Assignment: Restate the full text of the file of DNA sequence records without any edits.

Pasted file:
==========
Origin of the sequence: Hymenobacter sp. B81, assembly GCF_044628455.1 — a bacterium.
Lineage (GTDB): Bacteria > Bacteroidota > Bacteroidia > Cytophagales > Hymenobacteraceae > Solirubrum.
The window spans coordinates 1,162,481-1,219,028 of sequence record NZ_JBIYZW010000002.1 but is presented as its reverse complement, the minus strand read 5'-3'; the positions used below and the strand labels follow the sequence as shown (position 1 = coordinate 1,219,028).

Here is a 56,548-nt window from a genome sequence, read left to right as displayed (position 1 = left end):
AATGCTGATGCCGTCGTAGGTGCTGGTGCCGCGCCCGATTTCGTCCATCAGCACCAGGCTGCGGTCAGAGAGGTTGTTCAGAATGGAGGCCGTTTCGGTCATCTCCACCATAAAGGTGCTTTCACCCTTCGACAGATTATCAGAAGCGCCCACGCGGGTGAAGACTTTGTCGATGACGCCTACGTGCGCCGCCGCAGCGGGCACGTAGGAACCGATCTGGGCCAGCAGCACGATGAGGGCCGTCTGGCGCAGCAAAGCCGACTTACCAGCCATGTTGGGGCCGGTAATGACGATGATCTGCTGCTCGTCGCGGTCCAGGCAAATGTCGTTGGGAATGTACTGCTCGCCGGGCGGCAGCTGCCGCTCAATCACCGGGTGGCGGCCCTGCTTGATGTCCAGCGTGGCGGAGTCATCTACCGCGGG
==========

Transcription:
Origin of the sequence: Hymenobacter sp. B81, assembly GCF_044628455.1 — a bacterium.
Lineage (GTDB): Bacteria > Bacteroidota > Bacteroidia > Cytophagales > Hymenobacteraceae > Solirubrum.
The window spans coordinates 1,162,481-1,219,028 of sequence record NZ_JBIYZW010000002.1 but is presented as its reverse complement, the minus strand read 5'-3'; the positions used below and the strand labels follow the sequence as shown (position 1 = coordinate 1,219,028).

Here is a 56,548-nt window from a genome sequence, read left to right as displayed (position 1 = left end):
AATGCTGATGCCGTCGTAGGTGCTGGTGCCGCGCCCGATTTCGTCCATCAGCACCAGGCTGCGGTCAGAGAGGTTGTTCAGAATGGAGGCCGTTTCGGTCATCTCCACCATAAAGGTGCTTTCACCCTTCGACAGATTATCAGAAGCGCCCACGCGGGTGAAGACTTTGTCGATGACGCCTACGTGCGCCGCCGCAGCGGGCACGTAGGAACCGATCTGGGCCAGCAGCACGATGAGGGCCGTCTGGCGCAGCAAAGCCGACTTACCAGCCATGTTGGGGCCGGTAATGACGATGATCTGCTGCTCGTCGCGGTCCAGGCAAATGTCGTTGGGAATGTACTGCTCGCCGGGCGGCAGCTGCCGCTCAATCACCGGGTGGCGGCCCTGCTTGATGTCCAGCGTGGCGGAGTCATCTACCGCGGG